Choma Gives Young Girls Online HIV Education
Author: Aline Elsermans
Tuesday 5th of May 2015 11:38:31 AM

Choma, an online magazine for girls between the ages of 15 and 25, developed an online educational game. It is part of a whole series of interactive, online formats developed for the Choma Project to help young girls with questions about boys, sex, relationships, but also fashion, lifestyle and friendship. The online game has been available in the app store for a few weeks.


Choma was launched in October 2013 in partnership with the Charlize Theron Outreach Project and the German Society for International Cooperation (GIZ). At that time, HIVSA was running a few projects looking after young, pregnant and HIV-positive women. But there was no contact point for young women who were struggling with really everyday questions about love, school, health and their future. Choma is aimed at this target group, and wants to help them by way of counseling and education work.


Choma started this project because only 26percent of girls know the infectiousness of HIV and of the 400,000 new HIV infections each year in South Africa, around half are young girls between 15 and 25 years of age. Education programs have so far remained unsuccessful, as in school classes the topic receives scant attention, and those who no longer go to school can no longer be reached by those programs anyway.  At home, conversations about sex and relationships are taboo. By now, about 80 percent of all students in South Africa own a mobile phone, and use it to get online. So Choma decided to educate online.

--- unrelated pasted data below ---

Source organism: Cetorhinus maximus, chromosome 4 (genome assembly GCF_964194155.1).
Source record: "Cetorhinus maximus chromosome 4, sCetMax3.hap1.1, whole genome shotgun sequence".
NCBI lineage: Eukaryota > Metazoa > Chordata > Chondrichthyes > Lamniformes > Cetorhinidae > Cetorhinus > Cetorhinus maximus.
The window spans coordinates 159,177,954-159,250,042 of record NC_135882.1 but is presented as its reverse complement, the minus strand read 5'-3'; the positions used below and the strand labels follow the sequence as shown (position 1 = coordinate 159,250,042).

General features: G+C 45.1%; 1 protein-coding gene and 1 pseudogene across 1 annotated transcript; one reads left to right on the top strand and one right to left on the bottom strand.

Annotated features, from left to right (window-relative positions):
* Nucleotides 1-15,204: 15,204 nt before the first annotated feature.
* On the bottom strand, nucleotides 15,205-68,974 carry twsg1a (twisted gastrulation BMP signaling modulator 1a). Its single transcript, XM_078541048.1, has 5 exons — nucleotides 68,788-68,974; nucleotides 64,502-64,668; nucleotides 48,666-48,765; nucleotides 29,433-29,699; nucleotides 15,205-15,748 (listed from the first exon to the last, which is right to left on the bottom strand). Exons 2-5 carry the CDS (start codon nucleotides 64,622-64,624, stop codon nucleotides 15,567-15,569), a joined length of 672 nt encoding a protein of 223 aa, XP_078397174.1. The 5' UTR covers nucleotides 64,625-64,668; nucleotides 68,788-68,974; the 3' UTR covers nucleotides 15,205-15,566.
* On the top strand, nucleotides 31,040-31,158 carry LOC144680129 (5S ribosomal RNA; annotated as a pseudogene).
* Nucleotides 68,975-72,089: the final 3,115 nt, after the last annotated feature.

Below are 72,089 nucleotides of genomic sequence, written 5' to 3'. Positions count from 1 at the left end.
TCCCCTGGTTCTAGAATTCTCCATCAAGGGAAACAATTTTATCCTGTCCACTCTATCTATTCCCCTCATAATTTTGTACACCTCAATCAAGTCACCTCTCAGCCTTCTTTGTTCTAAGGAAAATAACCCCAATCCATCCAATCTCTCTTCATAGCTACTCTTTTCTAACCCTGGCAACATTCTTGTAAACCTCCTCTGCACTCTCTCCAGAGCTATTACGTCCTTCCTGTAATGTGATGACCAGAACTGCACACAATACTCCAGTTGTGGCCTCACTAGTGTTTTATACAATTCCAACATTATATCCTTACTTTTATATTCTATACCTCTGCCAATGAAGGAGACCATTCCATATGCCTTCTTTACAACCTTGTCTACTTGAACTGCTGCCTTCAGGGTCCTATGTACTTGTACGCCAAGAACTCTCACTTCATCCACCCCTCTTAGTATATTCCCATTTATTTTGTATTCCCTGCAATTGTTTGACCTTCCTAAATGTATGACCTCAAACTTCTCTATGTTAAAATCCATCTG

24 hours a day, two moderators tend to the questions that the girls send in to "Ask Choma." The chat can be carried out publicly or privately and profile pictures and usernames can be designed as the girls wish, in order to remain anonymous. Once a week, Dr. Sindi gives tips on health and wellbeing on her blog. Alongside the numerous online offers, Choma is also trying to get people involved offline. For this, they offer workshops in schools and universities.



In the long run, Choma wants to contribute to an HIV-free generation, and so does Designers Against Aids! Good job Choma!

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